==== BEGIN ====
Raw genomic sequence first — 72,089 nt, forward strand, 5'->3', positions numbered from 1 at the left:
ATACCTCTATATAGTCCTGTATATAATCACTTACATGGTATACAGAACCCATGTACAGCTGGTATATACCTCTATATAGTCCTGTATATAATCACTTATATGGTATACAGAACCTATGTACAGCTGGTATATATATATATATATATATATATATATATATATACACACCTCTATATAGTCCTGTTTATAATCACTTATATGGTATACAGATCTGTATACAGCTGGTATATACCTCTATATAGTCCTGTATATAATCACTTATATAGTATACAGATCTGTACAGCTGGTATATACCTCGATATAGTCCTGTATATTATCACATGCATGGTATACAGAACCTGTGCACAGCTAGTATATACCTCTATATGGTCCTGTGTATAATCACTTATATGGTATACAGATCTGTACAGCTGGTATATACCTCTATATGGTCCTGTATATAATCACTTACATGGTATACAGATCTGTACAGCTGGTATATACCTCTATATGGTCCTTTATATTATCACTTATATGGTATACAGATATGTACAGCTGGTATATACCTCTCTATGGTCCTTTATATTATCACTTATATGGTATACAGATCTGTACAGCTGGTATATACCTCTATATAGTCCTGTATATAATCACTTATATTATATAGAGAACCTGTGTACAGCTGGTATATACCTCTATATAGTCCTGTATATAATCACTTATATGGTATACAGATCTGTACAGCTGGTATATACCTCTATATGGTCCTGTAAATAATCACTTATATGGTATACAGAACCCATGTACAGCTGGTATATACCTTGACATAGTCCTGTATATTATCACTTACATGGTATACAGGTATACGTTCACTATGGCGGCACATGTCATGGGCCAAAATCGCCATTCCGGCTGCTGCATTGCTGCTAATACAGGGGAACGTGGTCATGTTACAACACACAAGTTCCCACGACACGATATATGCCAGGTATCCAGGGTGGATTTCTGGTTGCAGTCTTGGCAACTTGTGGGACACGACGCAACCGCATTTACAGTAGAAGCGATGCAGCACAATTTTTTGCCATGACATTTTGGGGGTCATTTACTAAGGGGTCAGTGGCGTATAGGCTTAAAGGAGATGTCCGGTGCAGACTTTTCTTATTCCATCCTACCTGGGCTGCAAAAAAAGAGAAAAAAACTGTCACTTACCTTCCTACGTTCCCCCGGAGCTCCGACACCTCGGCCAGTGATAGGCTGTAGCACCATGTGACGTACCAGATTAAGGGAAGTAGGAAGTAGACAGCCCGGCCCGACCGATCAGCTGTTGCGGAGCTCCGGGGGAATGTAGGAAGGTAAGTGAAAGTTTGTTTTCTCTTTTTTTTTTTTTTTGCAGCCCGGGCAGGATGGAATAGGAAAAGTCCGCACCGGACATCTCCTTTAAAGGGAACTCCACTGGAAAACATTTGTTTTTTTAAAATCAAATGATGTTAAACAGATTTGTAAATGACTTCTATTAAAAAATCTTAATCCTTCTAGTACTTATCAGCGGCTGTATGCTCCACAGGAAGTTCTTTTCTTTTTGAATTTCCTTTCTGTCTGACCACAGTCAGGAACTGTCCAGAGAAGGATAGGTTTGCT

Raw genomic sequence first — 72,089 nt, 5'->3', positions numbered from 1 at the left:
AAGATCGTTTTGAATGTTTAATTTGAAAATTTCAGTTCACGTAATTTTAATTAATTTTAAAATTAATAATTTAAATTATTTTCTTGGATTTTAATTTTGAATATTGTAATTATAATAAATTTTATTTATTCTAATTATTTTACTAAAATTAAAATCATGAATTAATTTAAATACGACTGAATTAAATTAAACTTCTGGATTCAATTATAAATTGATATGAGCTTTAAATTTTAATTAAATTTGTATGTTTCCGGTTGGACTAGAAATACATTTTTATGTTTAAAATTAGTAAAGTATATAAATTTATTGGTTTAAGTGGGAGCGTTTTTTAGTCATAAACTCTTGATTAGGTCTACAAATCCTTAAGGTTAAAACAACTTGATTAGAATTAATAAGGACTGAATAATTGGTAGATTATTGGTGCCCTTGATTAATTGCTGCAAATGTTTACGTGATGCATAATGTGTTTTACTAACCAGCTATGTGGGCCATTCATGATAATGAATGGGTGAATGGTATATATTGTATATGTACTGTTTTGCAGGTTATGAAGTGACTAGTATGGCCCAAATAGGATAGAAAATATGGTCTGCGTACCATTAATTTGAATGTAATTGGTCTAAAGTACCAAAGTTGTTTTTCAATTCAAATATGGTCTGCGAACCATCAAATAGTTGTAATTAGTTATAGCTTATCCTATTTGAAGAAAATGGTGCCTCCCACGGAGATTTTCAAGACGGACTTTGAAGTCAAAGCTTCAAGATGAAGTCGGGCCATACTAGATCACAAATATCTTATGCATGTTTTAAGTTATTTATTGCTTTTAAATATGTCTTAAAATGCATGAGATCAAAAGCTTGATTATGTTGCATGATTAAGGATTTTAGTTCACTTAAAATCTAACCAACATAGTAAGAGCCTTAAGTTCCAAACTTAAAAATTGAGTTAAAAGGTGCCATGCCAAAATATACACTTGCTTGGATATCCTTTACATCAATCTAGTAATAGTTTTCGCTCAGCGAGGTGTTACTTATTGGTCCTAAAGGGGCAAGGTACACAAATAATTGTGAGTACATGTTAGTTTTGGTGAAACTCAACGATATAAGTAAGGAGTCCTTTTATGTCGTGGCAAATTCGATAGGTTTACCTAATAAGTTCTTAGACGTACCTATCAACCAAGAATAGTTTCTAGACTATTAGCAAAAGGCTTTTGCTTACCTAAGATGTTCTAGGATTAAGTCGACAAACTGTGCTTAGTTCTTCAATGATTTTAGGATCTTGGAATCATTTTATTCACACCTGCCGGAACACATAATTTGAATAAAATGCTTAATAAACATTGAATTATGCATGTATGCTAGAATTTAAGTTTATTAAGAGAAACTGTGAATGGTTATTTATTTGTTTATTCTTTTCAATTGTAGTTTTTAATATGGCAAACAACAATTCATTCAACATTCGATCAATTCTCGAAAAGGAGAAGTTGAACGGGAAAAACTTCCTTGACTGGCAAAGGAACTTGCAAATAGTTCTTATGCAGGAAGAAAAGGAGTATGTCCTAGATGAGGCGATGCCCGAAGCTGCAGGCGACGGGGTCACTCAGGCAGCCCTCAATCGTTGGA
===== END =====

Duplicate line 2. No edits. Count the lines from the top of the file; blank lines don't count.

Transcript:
ATACCTCTATATAGTCCTGTATATAATCACTTACATGGTATACAGAACCCATGTACAGCTGGTATATACCTCTATATAGTCCTGTATATAATCACTTATATGGTATACAGAACCTATGTACAGCTGGTATATATATATATATATATATATATATATATATATACACACCTCTATATAGTCCTGTTTATAATCACTTATATGGTATACAGATCTGTATACAGCTGGTATATACCTCTATATAGTCCTGTATATAATCACTTATATAGTATACAGATCTGTACAGCTGGTATATACCTCGATATAGTCCTGTATATTATCACATGCATGGTATACAGAACCTGTGCACAGCTAGTATATACCTCTATATGGTCCTGTGTATAATCACTTATATGGTATACAGATCTGTACAGCTGGTATATACCTCTATATGGTCCTGTATATAATCACTTACATGGTATACAGATCTGTACAGCTGGTATATACCTCTATATGGTCCTTTATATTATCACTTATATGGTATACAGATATGTACAGCTGGTATATACCTCTCTATGGTCCTTTATATTATCACTTATATGGTATACAGATCTGTACAGCTGGTATATACCTCTATATAGTCCTGTATATAATCACTTATATTATATAGAGAACCTGTGTACAGCTGGTATATACCTCTATATAGTCCTGTATATAATCACTTATATGGTATACAGATCTGTACAGCTGGTATATACCTCTATATGGTCCTGTAAATAATCACTTATATGGTATACAGAACCCATGTACAGCTGGTATATACCTTGACATAGTCCTGTATATTATCACTTACATGGTATACAGGTATACGTTCACTATGGCGGCACATGTCATGGGCCAAAATCGCCATTCCGGCTGCTGCATTGCTGCTAATACAGGGGAACGTGGTCATGTTACAACACACAAGTTCCCACGACACGATATATGCCAGGTATCCAGGGTGGATTTCTGGTTGCAGTCTTGGCAACTTGTGGGACACGACGCAACCGCATTTACAGTAGAAGCGATGCAGCACAATTTTTTGCCATGACATTTTGGGGGTCATTTACTAAGGGGTCAGTGGCGTATAGGCTTAAAGGAGATGTCCGGTGCAGACTTTTCTTATTCCATCCTACCTGGGCTGCAAAAAAAGAGAAAAAAACTGTCACTTACCTTCCTACGTTCCCCCGGAGCTCCGACACCTCGGCCAGTGATAGGCTGTAGCACCATGTGACGTACCAGATTAAGGGAAGTAGGAAGTAGACAGCCCGGCCCGACCGATCAGCTGTTGCGGAGCTCCGGGGGAATGTAGGAAGGTAAGTGAAAGTTTGTTTTCTCTTTTTTTTTTTTTTTGCAGCCCGGGCAGGATGGAATAGGAAAAGTCCGCACCGGACATCTCCTTTAAAGGGAACTCCACTGGAAAACATTTGTTTTTTTAAAATCAAATGATGTTAAACAGATTTGTAAATGACTTCTATTAAAAAATCTTAATCCTTCTAGTACTTATCAGCGGCTGTATGCTCCACAGGAAGTTCTTTTCTTTTTGAATTTCCTTTCTGTCTGACCACAGTCAGGAACTGTCCAGAGAAGGATAGGTTTGCT